Thanet is one of the worst places in the UK for deaths from heroin and morphine overdoses, according to a new report.
According to the Office for National Statistics (ONS), every five deaths per 100,000 in the district were related to such overdoses from 2014-2016 - and only seven areas in England and Wales had more.
Six of the 10 local authority districts with the highest rates of heroin and/or morphine-misuse deaths are coastal holiday resorts, with the rate in Blackpool, which topped the list, twice as high as anywhere else.
Shepway was the second highest area of Kent for such deaths with 4.2 per every 100,000 people, followed by Medway at 3.9, and Swale with 3.
Public Health England has suggested a link between areas of higher deprivation and drugs misuse, saying in a report that “social factors, including housing, employment and deprivation, are associated with substance misuse and these social factors moderate drug treatment outcomes.”
There were 3,744 drug poisoning deaths involving both legal and illegal drugs registered across England and Wales in 2016. Of those, 69% were from drug misuse, compared to 38% in 1993.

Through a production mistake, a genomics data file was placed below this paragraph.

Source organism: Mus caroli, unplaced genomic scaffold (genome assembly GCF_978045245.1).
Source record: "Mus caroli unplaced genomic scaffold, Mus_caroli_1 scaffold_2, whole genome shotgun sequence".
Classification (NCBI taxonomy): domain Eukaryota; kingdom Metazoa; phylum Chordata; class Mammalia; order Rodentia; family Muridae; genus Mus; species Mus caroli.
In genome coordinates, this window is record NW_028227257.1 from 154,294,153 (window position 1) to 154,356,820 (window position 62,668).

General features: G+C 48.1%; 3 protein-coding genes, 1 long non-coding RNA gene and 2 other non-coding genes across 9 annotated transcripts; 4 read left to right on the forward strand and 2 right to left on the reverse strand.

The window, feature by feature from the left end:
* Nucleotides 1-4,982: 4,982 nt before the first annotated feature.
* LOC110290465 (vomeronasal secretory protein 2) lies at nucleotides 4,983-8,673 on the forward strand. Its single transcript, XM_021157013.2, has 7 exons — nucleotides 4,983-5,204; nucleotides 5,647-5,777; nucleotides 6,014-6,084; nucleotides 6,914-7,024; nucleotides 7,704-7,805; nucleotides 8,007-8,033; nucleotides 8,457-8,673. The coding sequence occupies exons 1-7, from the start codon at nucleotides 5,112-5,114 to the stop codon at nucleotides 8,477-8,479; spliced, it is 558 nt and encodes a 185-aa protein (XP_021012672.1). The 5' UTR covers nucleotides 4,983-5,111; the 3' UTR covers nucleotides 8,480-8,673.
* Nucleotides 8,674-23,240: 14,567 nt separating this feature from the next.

Meanwhile the Advisory Council on the Misuse of Drugs linked an increase in heroin misuse deaths to a “deepening socio-economic deprivation” since the financial crisis of 2008.
According to the ONS, the rise has been linked to the so-called "Trainspotting generation" which became addicted to heroin in the 1980s and 90s.
They go on to say that this generational addiction may explain why the highest rate of death from drugs misuse in 2016 was among 40 to 49-year-olds, overtaking 30 to 39-year-olds for the first time.